PARIS, Sept 25 (Reuters) - French government plans to invest 57 billion euro ($67.88 billion) over five years will not be a burden on the public deficit, it said on Monday as it outlined a new investment drive.
The overall figure is slightly higher than 50 billion euros that President Emmanuel Macron promised during the presidential campaign as a way to modernise the economy.
The government said in a statement 20 billion euros is set to go to environment-related areas, 15 billion to professional training, 13 billion euros to supporting innovation and 9 billion to increased use of technology by the government.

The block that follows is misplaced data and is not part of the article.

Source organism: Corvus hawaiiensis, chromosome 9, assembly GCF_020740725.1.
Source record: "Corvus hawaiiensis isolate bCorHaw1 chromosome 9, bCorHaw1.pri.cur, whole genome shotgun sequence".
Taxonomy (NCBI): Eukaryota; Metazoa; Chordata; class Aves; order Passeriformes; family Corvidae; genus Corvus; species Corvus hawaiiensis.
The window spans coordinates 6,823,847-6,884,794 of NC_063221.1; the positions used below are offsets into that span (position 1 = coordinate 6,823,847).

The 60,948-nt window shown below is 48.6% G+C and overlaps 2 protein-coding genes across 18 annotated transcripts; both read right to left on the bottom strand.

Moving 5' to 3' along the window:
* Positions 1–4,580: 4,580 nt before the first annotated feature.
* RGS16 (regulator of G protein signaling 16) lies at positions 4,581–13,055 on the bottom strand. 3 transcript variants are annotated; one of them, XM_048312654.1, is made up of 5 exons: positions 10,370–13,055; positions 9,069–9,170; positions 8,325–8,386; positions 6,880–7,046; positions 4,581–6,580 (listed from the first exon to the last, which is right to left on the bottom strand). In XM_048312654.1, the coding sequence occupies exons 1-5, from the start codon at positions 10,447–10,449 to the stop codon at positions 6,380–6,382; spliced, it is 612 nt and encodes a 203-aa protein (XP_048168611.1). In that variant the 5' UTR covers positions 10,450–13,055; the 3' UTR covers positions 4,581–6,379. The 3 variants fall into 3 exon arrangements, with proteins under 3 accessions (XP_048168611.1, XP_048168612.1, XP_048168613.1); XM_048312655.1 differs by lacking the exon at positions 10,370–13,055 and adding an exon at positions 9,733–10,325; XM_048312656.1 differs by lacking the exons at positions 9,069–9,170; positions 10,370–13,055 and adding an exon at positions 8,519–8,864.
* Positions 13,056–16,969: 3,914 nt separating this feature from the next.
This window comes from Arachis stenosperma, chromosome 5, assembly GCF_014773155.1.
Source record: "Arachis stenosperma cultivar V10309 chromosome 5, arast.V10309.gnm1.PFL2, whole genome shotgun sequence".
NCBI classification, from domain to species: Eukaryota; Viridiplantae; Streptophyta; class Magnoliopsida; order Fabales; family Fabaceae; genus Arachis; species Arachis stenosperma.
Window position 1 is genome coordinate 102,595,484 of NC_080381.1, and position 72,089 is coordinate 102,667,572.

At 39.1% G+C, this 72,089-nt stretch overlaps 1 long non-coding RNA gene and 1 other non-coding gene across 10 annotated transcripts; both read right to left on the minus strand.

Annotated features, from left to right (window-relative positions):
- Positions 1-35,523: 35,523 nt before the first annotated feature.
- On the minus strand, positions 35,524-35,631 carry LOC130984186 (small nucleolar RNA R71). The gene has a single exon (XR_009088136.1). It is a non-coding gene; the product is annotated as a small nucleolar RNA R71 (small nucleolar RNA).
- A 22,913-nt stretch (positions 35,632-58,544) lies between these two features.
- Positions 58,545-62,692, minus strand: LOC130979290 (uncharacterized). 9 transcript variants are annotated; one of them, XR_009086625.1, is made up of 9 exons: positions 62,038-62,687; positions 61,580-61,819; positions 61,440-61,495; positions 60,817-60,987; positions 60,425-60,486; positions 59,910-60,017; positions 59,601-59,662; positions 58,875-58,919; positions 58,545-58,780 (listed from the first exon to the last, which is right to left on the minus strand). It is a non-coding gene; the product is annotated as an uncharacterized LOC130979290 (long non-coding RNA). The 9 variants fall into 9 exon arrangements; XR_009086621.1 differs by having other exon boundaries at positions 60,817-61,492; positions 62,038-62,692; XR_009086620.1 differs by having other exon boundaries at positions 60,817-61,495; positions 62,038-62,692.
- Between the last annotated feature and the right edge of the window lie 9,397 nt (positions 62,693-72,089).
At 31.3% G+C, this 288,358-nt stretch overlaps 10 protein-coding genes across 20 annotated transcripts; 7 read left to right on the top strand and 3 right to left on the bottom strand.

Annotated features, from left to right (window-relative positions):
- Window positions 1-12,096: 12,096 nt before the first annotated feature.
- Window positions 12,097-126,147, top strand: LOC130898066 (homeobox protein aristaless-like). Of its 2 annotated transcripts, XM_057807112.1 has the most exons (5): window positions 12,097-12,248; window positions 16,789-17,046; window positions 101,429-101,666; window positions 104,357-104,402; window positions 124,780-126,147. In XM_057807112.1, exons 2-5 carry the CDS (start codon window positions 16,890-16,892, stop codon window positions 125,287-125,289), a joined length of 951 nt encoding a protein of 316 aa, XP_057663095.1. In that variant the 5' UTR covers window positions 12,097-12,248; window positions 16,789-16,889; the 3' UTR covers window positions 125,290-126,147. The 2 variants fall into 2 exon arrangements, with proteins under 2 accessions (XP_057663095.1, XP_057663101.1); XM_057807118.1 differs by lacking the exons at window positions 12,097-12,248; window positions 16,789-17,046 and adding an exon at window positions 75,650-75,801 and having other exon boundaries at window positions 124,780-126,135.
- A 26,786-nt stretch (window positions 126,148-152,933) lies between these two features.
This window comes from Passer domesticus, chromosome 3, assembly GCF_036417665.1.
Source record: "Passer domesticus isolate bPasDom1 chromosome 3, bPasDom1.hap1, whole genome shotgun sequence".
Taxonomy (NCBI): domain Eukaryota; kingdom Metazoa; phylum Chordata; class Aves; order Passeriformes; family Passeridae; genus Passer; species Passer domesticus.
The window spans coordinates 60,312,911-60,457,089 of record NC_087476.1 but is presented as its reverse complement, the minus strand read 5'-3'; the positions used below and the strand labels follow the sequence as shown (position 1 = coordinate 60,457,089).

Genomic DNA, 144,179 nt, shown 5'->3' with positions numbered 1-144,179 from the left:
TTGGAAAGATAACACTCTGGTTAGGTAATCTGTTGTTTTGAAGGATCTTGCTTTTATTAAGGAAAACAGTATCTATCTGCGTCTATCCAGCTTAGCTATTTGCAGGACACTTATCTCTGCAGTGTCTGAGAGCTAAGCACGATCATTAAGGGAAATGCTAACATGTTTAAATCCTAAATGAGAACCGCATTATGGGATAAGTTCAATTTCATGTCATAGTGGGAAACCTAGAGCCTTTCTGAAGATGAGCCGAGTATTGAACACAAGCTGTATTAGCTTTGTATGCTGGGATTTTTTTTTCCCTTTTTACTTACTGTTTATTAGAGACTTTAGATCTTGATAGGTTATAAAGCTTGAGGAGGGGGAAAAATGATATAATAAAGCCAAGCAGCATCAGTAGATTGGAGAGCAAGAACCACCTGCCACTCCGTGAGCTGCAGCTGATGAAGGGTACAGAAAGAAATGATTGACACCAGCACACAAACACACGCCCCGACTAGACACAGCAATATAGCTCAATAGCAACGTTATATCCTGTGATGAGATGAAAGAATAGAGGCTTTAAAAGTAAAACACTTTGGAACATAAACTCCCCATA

The plan would not weigh on the deficit because its financing would in part rely on loans, equity investments and a guarantee fund, the statement said.
However, it does include 24 billion euros in new funds that have been incorporated into budget plans over the next five years, said economist Jean Pisani-Ferry, who was tasked by the government to come up with the investment plan. ($1 = 0.8397 euros) (Reporting by Jean-Baptiste Vey; writing by Leigh Thomas; Editing by Brian Love)